This Christmas proved “less lethal than average”, says a leading blood testing expert. Though more people tend to die of heart problems during Christmas week than at any other time of the year, this year there were 7,447 deaths in England and Wales over Christmas, compared to 9,517 in 2022 and a five-year average of 8,228.
Dr Avinash Hari Narayanan (MBChB), clinical lead at London Medical Laboratory, says: “Christmas can be an unhealthy and stressful time of the year. Research published in the US journal ‘Circulation‘ shows that 4% more people die of heart problems during the Christmas holiday compared to even the mid-winter average. The most fatal of all is Christmas Day. It has the highest number of cardiac deaths that occur rapidly after the presentation of a medical problem. In second and third place are 26th December and New Year’s Day.
“The latest figures from the Office for National Statistics (ONS) show 7,447 deaths were recorded in England and Wales in the week ending 29th December 2023. This total was down 21.7% from last Christmas and 9.4% from the five-year average for Christmas week. Despite reports of a surge in Covid cases, Covid was involved in only 2.4% of deaths (181 deaths compared to 393 deaths over Christmas week, 2022).
“We don’t yet have a complete breakdown of the cause of deaths for Christmas week, but we can tell a lot from last Christmas’ results. While we don’t see all causes of death in these figures, we can see that 1,803 deaths for the week ending 30th December 2022 were directly attributable to diseases of the respiratory system and 787 to influenza and pneumonia. Only the preceding week (ending 23rd December 2022) saw more deaths due to respiratory diseases, influenza, and pneumonia.
“Intriguingly, 10% more women (4,999) than men (4,518) died last Christmas week. The 2022 data for England and Wales shows the north-west of England suffered the most deaths in the final week of December (1,393), closely followed by the south-east (1,369). More people died in hospitals over Christmas (4,169) than at home (2,540). Adding to the impact of fatty Christmas foods, it’s perhaps not generally known that a bad case of flu can also have an impact on the heart. There is a known link between the flu virus and cardiovascular disease. The flu virus affects inflammatory and blood-clotting pathways.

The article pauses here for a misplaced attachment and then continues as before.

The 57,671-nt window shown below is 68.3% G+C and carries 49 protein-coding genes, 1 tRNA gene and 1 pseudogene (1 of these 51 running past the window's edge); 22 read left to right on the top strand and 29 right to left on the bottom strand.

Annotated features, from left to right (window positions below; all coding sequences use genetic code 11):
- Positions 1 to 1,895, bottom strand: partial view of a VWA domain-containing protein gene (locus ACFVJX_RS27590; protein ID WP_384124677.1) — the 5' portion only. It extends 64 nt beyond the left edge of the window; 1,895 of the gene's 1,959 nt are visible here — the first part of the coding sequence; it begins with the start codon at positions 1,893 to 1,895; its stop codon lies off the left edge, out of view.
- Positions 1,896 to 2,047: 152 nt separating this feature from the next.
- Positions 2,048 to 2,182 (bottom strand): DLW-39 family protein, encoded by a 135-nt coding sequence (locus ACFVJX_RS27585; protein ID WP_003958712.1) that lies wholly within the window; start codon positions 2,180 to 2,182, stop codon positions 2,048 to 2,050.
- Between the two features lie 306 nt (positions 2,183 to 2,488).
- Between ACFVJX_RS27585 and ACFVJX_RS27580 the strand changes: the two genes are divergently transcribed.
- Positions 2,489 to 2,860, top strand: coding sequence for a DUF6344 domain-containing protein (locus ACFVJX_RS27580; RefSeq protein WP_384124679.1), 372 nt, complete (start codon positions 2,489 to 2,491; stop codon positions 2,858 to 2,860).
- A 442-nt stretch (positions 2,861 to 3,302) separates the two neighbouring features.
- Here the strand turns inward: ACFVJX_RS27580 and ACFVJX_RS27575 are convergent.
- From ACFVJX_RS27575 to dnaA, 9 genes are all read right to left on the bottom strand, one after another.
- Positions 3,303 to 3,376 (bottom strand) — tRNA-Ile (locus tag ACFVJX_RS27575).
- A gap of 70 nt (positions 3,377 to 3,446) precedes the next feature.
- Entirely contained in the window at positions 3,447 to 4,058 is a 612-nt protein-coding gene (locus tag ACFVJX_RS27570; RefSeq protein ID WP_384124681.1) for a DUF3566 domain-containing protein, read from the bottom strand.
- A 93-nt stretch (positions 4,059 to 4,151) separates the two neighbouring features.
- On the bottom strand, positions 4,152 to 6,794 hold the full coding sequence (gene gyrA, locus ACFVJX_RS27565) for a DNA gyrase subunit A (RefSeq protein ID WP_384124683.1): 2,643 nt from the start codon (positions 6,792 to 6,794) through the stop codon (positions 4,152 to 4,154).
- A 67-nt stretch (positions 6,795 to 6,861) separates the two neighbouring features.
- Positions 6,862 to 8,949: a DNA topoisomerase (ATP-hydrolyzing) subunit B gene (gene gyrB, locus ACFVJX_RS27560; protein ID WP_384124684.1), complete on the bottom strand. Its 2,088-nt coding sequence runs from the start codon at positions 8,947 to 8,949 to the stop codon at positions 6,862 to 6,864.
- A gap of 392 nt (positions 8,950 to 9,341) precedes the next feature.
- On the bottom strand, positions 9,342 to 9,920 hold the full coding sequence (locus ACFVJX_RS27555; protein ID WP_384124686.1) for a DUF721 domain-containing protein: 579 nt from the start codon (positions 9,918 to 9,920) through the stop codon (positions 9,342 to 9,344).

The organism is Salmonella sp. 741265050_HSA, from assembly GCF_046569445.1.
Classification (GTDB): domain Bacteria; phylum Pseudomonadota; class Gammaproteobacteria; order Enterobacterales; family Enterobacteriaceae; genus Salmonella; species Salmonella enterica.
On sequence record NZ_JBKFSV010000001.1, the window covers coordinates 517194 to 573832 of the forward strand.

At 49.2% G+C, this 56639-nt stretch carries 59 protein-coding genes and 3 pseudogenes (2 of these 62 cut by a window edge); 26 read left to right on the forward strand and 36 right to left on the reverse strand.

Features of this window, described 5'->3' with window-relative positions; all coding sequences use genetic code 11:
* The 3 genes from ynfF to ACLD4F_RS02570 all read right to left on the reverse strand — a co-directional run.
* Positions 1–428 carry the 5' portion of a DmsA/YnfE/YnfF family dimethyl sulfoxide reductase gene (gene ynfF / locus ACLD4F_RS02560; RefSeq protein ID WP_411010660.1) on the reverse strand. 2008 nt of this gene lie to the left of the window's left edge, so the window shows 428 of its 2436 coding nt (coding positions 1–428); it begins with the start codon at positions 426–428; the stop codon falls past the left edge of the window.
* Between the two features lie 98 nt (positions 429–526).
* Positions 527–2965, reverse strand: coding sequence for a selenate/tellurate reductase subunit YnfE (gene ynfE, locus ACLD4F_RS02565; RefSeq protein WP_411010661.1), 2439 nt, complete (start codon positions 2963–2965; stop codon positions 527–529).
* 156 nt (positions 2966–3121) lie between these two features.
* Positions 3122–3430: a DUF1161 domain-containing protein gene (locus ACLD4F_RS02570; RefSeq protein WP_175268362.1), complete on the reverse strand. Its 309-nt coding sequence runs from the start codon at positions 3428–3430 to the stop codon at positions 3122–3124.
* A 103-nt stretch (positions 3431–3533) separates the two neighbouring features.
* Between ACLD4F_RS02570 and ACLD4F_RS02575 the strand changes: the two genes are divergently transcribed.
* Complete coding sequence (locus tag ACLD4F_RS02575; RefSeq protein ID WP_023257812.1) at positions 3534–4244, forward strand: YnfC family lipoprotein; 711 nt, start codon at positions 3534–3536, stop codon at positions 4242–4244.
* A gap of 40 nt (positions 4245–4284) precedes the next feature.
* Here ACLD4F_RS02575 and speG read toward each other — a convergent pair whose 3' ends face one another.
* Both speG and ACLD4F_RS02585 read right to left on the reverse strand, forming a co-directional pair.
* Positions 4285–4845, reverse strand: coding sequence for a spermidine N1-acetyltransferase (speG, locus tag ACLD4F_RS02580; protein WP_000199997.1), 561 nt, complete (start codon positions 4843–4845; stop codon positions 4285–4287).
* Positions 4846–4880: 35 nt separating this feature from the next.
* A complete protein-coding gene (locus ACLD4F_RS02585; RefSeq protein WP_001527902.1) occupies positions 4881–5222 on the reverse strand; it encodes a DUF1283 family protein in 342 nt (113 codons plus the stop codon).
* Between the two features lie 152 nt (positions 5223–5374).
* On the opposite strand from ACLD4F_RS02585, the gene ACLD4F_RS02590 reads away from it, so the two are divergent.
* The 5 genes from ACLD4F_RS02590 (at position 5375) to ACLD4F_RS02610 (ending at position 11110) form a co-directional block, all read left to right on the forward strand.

“Adding to the impact of fatty Christmas foods, it’s perhaps not generally known that a bad case of flu can also have an impact on the heart. There is a known link between the flu virus and cardiovascular disease. The flu virus affects inflammatory and blood-clotting pathways. This can cause stable fatty deposits on the artery walls (plaques) to become unstable, leading to rapid coronary artery blockage, the main cause of heart attacks. Together with Covid-19 and respiratory syncytial virus (RSV), we are far more likely to catch flu during the winter. Together with Covid-19 and respiratory syncytial virus (RSV), we are far more likely to catch flu during the winter.
“Knowing all these issues, what preventative action can we take to fully recover from Christmas excesses? Having access to information about your health is always beneficial, especially at a time when we are all recovering from eating fattier and richer foods than normal. With GP surgeries extremely busy at this time of year, people worried about their cholesterol levels do have alternatives. The most common option is a finger-prick cholesterol blood test, which can be taken at home or at many local community pharmacies. By monitoring our cholesterol over time, we can see how effective our New Year’s healthy eating resolutions have been at reducing these levels.”
London Medical Laboratory’s revolutionary and convenient home finger-prick Cholesterol Profile test measures total cholesterol, LDL “bad cholesterol”, HDL “good” cholesterol, non-HDL (a newly adopted, more accurate measure), and other key markers. It can be taken at home through the post or at one of the many drop-in clinics that offer these tests across London and nationwide in over 95 selected pharmacies and health stores. For full details, see here.